2022-09-21 12:33

All We Have To Do Is Keep Talking!

This headline is the mantra of both Alison Banks and John Richardson, Mental Health First Aiders and CWU members when it comes to supporting their colleagues suffering from stress, anxiety and indeed any worries that they feel is impacting negatively upon their mental health.

Here, Alison gives us an incite into the work being done by trained volunteers in mental health support and helping to take care of workplace colleagues and friends; seeking help:

Since volunteering as a Mental Health First Aider at Warrington DO, John Richardson and I have been busy encouraging people to talk: 

Talk about their mental health - talk about their frustrations


Talk about their family life and how they deal with difficult situations

Most of all, just to talk.

Recently, a colleague who has shared his mental health journey with us asked for a support group to be set up.  He felt that he couldn’t access this kind of service easily through the NHS and that he would benefit from informal support and a place to get it all off his chest.  What a fantastic idea. 

The next day, we set a date and displayed a poster on the notice boards.

In April we held our first support group in Warrington DO, with John and I as informal facilitators. 

At 3pm, after the working day was done, we opened the conference room for confidential support and waited for staff to attend.  Four of our brave colleagues walked through the door and took a seat.  We were off to a great start.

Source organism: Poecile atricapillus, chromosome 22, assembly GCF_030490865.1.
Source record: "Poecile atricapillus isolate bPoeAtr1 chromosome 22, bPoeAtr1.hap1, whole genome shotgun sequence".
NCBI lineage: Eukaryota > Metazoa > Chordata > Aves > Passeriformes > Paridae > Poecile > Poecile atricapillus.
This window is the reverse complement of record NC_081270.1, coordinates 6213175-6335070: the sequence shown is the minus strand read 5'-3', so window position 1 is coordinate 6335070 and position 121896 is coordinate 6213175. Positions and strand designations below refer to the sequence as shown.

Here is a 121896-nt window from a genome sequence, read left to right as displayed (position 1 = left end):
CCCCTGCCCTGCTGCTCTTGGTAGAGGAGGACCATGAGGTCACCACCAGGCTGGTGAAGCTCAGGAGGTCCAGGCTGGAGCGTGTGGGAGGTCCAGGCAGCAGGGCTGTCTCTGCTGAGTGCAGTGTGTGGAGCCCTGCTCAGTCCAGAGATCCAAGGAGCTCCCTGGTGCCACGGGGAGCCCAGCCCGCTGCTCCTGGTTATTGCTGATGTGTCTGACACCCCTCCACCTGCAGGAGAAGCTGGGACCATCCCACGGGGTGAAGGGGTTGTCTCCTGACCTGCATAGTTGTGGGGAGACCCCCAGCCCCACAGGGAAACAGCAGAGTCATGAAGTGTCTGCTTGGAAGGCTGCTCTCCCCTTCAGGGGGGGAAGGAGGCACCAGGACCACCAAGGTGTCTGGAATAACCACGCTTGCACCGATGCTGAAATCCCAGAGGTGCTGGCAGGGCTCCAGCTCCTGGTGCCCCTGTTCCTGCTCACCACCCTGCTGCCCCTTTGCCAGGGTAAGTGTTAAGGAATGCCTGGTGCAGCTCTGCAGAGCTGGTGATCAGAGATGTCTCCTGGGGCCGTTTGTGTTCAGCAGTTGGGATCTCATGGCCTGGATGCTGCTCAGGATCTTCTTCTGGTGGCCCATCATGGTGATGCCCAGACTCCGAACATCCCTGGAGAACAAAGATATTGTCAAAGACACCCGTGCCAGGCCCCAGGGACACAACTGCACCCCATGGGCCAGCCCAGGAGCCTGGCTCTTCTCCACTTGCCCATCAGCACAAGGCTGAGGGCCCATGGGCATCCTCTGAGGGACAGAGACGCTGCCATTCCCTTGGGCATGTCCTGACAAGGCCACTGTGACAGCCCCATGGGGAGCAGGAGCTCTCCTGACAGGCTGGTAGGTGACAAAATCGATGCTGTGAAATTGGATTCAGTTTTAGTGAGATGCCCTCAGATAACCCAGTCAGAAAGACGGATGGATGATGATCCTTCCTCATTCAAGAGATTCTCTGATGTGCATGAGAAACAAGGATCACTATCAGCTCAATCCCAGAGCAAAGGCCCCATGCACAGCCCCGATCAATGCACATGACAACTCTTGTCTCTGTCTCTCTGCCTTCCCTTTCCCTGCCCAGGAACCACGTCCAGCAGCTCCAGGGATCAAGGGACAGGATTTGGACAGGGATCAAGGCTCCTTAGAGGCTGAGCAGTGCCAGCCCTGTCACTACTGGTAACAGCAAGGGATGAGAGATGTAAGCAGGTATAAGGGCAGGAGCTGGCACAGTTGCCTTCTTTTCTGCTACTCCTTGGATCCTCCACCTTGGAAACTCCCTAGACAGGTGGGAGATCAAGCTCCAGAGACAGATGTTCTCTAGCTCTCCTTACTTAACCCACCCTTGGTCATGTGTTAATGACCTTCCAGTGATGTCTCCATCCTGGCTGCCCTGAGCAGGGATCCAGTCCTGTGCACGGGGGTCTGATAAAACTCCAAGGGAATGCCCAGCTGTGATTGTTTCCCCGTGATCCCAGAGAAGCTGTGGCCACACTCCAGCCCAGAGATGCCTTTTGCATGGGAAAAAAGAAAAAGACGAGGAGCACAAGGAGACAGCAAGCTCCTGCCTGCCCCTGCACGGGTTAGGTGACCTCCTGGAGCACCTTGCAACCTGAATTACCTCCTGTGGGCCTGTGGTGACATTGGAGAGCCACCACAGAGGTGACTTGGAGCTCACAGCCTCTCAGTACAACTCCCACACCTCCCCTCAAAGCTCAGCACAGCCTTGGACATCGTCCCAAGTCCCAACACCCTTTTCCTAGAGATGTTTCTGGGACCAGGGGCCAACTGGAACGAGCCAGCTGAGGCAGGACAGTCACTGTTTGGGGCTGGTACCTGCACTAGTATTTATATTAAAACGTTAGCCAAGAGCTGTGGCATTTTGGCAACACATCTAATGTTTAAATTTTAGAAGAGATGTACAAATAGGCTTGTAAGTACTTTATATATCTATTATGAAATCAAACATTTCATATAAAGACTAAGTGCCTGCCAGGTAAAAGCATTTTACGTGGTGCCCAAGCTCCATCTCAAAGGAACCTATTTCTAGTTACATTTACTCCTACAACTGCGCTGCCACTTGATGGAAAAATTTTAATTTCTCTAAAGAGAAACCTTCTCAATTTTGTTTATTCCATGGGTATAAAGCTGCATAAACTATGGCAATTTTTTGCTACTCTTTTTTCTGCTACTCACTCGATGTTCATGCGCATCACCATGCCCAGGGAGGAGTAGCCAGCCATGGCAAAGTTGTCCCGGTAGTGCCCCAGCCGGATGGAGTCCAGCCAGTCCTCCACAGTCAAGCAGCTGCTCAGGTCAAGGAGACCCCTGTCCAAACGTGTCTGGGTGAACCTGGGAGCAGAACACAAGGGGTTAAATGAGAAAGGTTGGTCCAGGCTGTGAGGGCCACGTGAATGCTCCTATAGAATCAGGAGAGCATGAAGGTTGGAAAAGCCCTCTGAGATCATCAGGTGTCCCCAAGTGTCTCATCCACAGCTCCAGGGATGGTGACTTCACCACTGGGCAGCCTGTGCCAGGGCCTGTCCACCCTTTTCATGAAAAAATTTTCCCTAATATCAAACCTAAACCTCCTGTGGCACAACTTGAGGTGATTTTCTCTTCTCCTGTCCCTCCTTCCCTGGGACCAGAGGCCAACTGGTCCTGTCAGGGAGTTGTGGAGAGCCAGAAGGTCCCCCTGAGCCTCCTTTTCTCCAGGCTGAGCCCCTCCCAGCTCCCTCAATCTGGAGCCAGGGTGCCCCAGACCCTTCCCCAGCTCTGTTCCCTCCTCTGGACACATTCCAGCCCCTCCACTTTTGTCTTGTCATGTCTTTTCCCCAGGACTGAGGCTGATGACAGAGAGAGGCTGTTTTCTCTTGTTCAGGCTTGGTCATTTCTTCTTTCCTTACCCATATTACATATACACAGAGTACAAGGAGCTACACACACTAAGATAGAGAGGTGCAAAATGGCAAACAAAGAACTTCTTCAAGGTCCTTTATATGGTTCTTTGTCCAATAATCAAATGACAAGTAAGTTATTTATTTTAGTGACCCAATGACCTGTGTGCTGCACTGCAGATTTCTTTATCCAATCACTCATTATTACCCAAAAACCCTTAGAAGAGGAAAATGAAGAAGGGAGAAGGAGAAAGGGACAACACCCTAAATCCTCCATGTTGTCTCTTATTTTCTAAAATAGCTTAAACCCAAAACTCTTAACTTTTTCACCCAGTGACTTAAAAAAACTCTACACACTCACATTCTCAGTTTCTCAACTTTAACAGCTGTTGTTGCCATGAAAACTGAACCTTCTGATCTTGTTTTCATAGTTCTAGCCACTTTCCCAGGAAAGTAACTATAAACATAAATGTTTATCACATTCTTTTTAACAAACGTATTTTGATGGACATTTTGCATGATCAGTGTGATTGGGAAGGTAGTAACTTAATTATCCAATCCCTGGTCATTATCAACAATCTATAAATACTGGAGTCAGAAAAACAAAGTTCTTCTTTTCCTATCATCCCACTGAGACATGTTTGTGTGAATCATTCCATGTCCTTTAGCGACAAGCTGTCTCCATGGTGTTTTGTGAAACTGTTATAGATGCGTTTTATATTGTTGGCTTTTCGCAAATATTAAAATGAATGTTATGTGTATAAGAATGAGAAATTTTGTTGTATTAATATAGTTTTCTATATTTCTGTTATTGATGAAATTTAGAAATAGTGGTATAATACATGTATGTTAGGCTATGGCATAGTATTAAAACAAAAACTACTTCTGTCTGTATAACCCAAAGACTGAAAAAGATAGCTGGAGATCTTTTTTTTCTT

Our first job was to establish some ground rules for the group so that whoever attended knew that they could trust the people involved with their most vulnerable thoughts.  The group decided on the following:

  • What is said in the room stays in the room

  • This is a place of trust, where people offer the most vulnerable parts of themselves, respect the trust that is being given

  • Respect each other’s boundaries, if someone attends just to listen, that is okay

  • Take it in turns to talk, don’t talk over each other

From the very beginning, those who attended spoke of very personal and deeply emotional experiences.  They comforted each other and established new support networks in each other whilst at work.  The level of trust was phenomenal.

Around three weeks later, we waited in the conference room once again for our second support group session.

To our surprise, nine people attended. Word had spread. A larger number of attendees made it a little more difficult to ensure everyone had a chance to share their story but we were grateful that the support network was building.

We now hold support group meetings every two to three weeks and we have a core group of staff who attend regularly. 

On our smaller sessions we have been able to really devote time to listening to one or two people and provide a safe place for them to discuss everything from anxiety, depression, grief, panic, self-image and relationships.  Our colleagues are fantastic at listening to each other and have now established a Whats app support group to keep each other informed about meetings and offer an ear when needed.

I know that for some members of the group it’s been a real lifeline. 

Knowing that they are not the only person struggling with their mental health, having a place to let out bottled up thoughts and know that people are listening, supportive and encouraging without ever judging each other has been incredibly valuable.

Our meetings will continue for as long as they are beneficial to those attending, so long may it continue.

We have now been asked to visit other DO’s in the area to help people in those offices set up their own support groups. A task we will be starting in the next two weeks with Runcorn DO as our next opportunity.


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